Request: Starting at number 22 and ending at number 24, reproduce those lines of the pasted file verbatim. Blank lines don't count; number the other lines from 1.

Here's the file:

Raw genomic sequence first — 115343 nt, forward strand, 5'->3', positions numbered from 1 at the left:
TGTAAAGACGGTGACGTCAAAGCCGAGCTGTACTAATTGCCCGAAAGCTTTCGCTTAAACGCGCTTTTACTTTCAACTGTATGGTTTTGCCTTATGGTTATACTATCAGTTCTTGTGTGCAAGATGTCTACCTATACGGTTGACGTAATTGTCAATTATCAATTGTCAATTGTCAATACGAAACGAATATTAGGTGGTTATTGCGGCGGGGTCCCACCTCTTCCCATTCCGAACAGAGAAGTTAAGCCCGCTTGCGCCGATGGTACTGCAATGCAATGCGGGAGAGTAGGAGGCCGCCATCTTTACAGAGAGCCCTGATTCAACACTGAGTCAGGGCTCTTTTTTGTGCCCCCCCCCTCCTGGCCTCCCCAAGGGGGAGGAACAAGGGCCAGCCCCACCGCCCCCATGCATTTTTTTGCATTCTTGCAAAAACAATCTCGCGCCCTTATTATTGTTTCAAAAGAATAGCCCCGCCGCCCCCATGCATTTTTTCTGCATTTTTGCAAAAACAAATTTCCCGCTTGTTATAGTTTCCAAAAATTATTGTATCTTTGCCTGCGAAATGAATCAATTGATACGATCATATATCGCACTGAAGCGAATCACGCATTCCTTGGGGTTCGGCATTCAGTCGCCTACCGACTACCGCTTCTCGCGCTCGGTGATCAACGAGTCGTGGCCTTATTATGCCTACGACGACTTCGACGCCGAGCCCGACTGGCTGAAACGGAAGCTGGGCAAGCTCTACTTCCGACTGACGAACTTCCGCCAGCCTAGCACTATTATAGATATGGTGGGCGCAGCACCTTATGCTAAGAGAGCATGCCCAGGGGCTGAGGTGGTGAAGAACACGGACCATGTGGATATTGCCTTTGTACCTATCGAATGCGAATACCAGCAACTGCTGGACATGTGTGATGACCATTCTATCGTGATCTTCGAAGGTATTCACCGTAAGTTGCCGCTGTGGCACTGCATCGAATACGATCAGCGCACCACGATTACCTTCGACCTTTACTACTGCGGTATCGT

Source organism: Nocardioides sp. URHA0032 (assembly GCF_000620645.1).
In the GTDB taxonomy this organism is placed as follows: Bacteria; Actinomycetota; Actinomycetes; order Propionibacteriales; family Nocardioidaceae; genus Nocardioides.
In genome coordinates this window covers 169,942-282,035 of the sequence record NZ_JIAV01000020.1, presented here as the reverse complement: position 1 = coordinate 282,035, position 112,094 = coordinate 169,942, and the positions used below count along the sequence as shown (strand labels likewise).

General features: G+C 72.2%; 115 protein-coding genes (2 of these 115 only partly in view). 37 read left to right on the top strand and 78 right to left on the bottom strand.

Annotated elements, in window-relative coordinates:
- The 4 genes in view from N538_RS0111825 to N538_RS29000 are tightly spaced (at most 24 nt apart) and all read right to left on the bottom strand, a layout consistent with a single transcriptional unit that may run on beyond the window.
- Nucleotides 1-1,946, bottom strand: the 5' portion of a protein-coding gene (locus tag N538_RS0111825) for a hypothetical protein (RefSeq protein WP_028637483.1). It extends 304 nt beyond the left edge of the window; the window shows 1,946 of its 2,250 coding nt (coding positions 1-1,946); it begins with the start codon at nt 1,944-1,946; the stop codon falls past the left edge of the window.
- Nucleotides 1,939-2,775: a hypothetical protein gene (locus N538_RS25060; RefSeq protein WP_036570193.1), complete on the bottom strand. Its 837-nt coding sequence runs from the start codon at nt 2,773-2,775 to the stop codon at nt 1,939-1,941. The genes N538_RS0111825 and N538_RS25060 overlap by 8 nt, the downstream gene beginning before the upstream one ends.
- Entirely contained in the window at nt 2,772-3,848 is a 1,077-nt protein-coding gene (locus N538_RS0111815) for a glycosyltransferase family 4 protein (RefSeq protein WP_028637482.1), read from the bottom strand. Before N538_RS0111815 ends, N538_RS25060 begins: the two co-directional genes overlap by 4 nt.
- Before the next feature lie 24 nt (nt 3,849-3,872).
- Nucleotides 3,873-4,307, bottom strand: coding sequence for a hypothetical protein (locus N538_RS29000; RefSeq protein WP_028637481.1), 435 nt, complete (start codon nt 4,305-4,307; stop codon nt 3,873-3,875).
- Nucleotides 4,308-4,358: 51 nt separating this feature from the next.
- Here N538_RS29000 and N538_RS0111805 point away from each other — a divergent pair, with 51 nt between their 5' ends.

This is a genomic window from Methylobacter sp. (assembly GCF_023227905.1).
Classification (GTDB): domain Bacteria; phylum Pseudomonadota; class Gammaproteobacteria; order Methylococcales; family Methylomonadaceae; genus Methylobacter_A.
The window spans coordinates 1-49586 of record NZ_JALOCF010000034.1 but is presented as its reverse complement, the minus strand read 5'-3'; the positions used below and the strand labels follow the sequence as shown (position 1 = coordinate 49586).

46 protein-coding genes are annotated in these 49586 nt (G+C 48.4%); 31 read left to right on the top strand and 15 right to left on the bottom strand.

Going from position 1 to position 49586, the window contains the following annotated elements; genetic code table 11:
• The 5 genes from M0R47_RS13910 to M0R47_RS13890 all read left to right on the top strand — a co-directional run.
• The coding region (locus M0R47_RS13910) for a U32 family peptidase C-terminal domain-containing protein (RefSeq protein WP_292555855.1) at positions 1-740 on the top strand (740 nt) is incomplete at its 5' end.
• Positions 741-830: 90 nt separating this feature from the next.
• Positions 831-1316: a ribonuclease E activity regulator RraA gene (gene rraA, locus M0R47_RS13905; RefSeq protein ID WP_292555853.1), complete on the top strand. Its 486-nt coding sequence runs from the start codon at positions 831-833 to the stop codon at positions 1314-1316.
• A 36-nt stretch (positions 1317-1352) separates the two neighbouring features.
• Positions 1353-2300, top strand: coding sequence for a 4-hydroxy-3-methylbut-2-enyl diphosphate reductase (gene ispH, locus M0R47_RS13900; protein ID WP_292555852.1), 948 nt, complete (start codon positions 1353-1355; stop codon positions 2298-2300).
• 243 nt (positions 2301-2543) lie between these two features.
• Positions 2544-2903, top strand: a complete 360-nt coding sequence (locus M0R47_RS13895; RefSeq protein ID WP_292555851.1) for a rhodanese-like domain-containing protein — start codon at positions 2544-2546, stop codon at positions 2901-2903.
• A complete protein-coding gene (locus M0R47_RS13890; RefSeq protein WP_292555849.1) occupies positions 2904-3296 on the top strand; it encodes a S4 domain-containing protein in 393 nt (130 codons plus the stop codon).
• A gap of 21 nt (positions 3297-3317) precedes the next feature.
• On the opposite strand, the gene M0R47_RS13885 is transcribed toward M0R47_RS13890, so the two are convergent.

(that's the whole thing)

• The coding region (locus M0R47_RS13910) for a U32 family peptidase C-terminal domain-containing protein (RefSeq protein WP_292555855.1) at positions 1-740 on the top strand (740 nt) is incomplete at its 5' end.
• Positions 741-830: 90 nt separating this feature from the next.
• Positions 831-1316: a ribonuclease E activity regulator RraA gene (gene rraA, locus M0R47_RS13905; RefSeq protein ID WP_292555853.1), complete on the top strand. Its 486-nt coding sequence runs from the start codon at positions 831-833 to the stop codon at positions 1314-1316.